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1. Patient harm due to medical mistakes can be catastrophic and, in some cases, result in high-profile consequences not only for the patient, but also for the surgeon and institution.

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2. Patient safety is a science that promotes the use of evidence-based medicine and commonsense improvements in an attempt to minimize the impact of human error on the routine delivery of services.

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3. The structure-process-outcome framework within the context of an organization’s culture helps to clarify how risks and hazards embedded within the organization’s structure may potentially lead to error and injure or harm patients.

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4. Poor communication contributes to approximately 70% of the sentinel events reported to the Joint Commission on Accreditation of Healthcare Organizations.

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5. Operating room briefings are team discussions of critical issues and potential hazards that can improve the safety of the operation and have been shown to improve operating room culture and decrease operating room delays.

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6. National Quality Forum surgical “never events” include retained surgical items, wrong-site surgery, and death on the day of surgery of a normal healthy patient (ASA Class 1).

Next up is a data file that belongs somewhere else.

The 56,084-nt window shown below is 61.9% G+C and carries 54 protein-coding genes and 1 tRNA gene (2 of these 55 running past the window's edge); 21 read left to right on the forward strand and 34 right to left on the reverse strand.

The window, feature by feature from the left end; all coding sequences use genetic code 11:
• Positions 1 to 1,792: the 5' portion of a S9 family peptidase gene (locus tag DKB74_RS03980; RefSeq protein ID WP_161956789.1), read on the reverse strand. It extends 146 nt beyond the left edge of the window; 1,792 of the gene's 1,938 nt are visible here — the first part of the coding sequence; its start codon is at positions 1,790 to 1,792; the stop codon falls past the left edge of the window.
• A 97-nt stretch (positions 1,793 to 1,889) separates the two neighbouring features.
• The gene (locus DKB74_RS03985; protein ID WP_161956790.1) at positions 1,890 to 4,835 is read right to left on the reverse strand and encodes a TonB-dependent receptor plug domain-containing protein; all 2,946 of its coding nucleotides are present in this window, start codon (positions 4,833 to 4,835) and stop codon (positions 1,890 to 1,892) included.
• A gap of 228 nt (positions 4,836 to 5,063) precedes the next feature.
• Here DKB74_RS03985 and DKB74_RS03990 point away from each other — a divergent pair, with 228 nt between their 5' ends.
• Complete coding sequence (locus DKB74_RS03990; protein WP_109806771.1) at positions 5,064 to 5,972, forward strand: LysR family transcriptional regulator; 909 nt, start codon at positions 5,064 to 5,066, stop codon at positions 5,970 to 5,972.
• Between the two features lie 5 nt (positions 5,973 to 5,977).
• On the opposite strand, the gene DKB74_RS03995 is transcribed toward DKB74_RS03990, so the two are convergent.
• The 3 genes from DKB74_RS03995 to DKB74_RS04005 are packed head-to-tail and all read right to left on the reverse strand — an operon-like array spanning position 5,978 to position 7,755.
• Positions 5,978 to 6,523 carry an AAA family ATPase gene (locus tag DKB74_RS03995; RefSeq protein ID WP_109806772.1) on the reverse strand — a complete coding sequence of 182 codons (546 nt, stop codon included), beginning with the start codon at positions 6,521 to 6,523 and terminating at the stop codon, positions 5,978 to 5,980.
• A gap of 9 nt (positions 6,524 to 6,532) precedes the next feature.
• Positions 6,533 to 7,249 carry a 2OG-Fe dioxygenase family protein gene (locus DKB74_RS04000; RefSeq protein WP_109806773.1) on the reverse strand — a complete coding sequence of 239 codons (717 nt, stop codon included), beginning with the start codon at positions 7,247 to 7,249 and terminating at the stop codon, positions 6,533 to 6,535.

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7. Patient rapport is the most important determinant of malpractice claims against a surgeon.

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Patient harm due to medical mistakes can be catastrophic and, in some cases, result in high-profile consequences not only for the patient, but also for the surgeon and institution. A single error can even destroy a surgeon’s career. Yet, medical mistakes are common to every physician, and errors themselves are unavoidably linked to human nature. Only recently has the science of the delivery of health care matured to recognize the contribution of vulnerable hospital systems in addition to individual responsibility in causing error.

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Patient safety is a science that promotes the use of evidence-based medicine and commonsense improvements in an attempt to minimize the impact of human error on the routine delivery of services. Wrong-site/wrong-procedure surgeries, retained sponges, unchecked blood transfusions, mismatched organ transplants, and overlooked allergies are all examples of potentially catastrophic events that can be prevented by implementing safer hospital systems. This chapter provides an overview of the modern day field of patient safety by reviewing key measures of safety and quality, components of culture, interventions and tools, and risk management strategies in surgery.

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Medicine is considered a high-risk system with a high error rate, but these two characteristics are not always correlated. Other high-risk industries have managed to maintain an impeccably low error rate. For example, one of the highest risk systems in existence today, the U.S. Navy’s nuclear submarine program, has an unmatched safety record. The nuclear fleet has achieved this safety record despite the large number of plants in operation, the added complexity of the reactors being mobile instead of fixed in one location, the secrecy of its operations, and the hazards of engaging in demanding exercises with both friendly and hostile ...

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